Instead of "non-profit" I wish writers would use the term "tax exempt" to underline the full impact of that bogus status. The NFL, as with all similar non-charitable tax-exempt organizations, are allowed to make huge profits. They can use it to pay huge salaries, bonuses, buy big pensions, purchase buildings, charter trips and it is almost impossible to go after them. I agree with Ray that we should be asking NFL owners to pay their fair share of taxes. Providing health care and other long term benefits to their players would reduce their profits and help them lower their taxes so maybe they would be more open to sharing their wealth.


Mark Murphy said: " Now, there are football-only stadiums, and they're being built by the individual owners. So that's a big expense that, you know, we didn't have in 1993 when the agreement was, our system was agreed to. "

Wait a minute: Heinz Field, in Pittsburgh, was built in 2001 with $185.5 million of taxpayer dollars. Not the whole cost, obviously, but a big chunk. Think the city will be repaid?


I can feel for both sides...but I can't quite reach either of you.

p.l. greene

I went to high school in McLean, Va... a neighbor(who was a Federal Mediator in the first strike)said to me..."know this, never trust a man with a tan in the middle-of-winter". He-of course-was talking about Rozelle. I met Alan Page(Minn Purple People Eater)at the home.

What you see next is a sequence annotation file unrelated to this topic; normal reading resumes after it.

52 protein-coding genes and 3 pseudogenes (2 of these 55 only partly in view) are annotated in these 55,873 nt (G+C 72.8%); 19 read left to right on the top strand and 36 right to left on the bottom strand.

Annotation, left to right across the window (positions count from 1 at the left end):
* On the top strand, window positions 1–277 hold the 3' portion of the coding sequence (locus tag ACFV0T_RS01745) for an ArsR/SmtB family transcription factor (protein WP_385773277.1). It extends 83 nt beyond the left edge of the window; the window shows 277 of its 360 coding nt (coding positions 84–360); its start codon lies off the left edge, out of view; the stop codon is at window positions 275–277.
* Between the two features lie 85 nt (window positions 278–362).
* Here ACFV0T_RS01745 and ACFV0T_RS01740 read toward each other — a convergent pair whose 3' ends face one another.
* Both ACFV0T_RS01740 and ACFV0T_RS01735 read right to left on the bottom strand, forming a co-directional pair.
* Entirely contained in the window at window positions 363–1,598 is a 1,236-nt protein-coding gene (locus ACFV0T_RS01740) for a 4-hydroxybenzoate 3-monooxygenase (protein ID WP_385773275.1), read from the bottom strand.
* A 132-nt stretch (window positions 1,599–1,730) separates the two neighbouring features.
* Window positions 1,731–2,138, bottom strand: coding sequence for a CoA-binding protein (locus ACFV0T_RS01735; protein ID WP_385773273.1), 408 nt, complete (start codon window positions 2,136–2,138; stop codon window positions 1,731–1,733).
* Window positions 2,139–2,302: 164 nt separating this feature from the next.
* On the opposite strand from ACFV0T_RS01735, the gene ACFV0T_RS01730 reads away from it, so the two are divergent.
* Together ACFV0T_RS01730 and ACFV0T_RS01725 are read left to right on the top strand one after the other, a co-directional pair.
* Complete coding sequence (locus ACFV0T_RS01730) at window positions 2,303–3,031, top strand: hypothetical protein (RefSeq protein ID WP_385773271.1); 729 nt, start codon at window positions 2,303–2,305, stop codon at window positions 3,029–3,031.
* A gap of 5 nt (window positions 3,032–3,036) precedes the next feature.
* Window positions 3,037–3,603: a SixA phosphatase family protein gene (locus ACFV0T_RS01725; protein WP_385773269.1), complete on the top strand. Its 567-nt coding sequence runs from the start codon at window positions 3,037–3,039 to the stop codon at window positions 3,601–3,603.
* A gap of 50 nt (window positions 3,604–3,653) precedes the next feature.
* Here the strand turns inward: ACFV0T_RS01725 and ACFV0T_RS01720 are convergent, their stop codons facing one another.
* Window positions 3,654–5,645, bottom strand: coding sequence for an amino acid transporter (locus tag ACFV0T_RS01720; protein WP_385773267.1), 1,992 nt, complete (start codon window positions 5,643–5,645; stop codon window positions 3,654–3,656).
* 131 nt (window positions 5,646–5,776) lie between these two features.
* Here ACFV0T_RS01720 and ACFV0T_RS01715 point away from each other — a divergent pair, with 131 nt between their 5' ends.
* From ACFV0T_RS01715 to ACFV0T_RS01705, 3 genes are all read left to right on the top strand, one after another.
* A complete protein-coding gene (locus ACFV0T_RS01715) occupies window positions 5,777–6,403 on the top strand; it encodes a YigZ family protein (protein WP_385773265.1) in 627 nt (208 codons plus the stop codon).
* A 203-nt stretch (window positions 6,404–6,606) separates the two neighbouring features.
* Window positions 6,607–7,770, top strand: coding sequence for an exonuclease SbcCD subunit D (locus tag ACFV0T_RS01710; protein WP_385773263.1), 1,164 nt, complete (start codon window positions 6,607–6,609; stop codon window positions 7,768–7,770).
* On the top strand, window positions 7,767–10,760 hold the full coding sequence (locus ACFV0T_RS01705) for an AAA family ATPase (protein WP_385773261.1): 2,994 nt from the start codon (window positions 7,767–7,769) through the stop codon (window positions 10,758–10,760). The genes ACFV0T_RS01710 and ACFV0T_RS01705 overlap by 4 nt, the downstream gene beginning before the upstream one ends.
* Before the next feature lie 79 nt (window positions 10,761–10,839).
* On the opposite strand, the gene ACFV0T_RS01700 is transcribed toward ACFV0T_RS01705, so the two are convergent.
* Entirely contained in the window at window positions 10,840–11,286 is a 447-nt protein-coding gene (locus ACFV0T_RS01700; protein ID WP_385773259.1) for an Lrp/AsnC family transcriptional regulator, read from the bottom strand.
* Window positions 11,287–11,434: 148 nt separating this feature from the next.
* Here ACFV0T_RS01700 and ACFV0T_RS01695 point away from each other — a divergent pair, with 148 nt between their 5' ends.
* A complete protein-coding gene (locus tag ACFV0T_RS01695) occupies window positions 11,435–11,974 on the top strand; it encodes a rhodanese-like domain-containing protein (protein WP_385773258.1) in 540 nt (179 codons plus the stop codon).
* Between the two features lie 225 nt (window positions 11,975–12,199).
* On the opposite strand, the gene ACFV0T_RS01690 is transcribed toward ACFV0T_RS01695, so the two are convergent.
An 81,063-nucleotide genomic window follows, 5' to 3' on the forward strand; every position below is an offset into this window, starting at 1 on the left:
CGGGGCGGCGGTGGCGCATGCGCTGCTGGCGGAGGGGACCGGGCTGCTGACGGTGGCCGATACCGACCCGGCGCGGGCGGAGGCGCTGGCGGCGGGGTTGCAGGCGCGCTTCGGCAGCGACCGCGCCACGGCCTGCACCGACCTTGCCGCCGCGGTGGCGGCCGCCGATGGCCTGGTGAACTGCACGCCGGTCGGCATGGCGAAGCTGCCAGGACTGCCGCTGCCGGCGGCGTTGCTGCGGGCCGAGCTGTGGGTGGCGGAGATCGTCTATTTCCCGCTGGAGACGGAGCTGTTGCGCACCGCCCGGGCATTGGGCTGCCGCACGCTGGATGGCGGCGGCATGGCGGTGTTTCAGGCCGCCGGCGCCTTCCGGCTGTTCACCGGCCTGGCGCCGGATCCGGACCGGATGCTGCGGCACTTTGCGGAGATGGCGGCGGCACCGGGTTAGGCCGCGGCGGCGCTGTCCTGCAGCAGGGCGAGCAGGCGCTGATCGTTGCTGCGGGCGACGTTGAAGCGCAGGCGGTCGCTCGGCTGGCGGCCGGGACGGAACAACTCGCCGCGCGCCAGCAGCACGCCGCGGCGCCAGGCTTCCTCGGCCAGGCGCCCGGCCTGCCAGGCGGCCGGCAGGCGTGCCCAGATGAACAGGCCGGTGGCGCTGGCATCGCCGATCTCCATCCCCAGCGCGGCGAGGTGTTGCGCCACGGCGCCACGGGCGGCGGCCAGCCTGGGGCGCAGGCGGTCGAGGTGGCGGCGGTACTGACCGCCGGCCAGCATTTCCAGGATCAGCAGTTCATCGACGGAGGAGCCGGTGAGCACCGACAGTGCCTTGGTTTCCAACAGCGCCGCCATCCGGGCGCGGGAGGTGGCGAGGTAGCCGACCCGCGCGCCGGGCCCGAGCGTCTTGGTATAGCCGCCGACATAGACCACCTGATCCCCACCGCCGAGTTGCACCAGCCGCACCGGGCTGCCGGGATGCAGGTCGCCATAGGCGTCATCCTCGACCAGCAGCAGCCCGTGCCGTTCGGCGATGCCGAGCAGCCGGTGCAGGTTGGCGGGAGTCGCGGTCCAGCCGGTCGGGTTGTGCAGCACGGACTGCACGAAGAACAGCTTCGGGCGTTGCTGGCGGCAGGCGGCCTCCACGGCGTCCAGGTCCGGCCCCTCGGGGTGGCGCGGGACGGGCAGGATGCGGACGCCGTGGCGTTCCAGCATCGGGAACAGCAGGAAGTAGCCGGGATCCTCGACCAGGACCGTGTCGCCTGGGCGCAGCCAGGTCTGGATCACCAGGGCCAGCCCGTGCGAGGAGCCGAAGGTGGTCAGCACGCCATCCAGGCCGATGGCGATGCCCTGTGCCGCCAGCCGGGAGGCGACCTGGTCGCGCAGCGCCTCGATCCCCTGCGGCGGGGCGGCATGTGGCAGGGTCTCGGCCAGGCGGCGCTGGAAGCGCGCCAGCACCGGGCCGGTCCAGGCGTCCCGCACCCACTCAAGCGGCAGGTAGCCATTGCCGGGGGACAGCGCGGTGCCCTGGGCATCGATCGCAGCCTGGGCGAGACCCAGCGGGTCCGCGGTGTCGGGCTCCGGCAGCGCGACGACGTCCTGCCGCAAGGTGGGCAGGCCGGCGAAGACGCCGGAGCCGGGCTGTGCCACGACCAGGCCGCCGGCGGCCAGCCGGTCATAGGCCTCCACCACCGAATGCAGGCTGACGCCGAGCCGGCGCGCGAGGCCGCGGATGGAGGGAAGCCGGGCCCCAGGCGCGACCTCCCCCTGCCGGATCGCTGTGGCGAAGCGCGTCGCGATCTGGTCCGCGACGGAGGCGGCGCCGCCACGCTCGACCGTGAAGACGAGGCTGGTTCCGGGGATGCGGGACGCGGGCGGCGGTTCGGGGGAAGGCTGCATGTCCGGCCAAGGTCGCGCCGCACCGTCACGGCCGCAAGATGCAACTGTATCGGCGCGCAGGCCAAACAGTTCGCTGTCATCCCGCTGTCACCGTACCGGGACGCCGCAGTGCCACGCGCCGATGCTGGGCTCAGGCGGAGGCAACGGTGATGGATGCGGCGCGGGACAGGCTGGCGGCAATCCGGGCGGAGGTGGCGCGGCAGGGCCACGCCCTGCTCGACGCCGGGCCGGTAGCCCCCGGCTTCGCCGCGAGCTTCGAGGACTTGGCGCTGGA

The owners were full-of-it then...this just-in, Nothinz Changed.

Anybody that listened to the Baseball Owners in the 90's heard that it wasn't about 'busting the union'. Fay Vincent has repeatedly said in the last few years "Of course it was about busting-the-union"..."they were more formidable than we thought".

Anybody that can't see the owners have the leverage and ARE GOING TO USE-IT...is just stupid. It will be a lock-out, it will be 'settled' with the owners getting a significant portion of the 1Billion extortion effort. The players will lose badly and people don't see the cumulative affects that their collective sacrifices cause them as they age.

Clearly, many(players) do not take full advantage of the opportunities that would better themselves apres futbol...but the owners can & SHOULD provide more.

The owners don't give a rodents rear-end about them or the fans. Period.



tdh Montana

Packers CEO Murphy is exactly the kind of turncoat guy who will say anything to his new bosses. I get a lump right here when I hear his thoughts.


If they cancelled the NFL season tomorrow, I would never miss it, basketball go ahead on, baseball who cares, hockey-silly game, soccer fun to watch but only when kids play.
I go to the gym and exercise everyday, and when I was younger, I played sports, but have always been bored to tears watching (except may Ali and Marvin Hagler in their prime)

Math Teacher Bob

A classic scenario which illustrates the economic obscenity which is our country.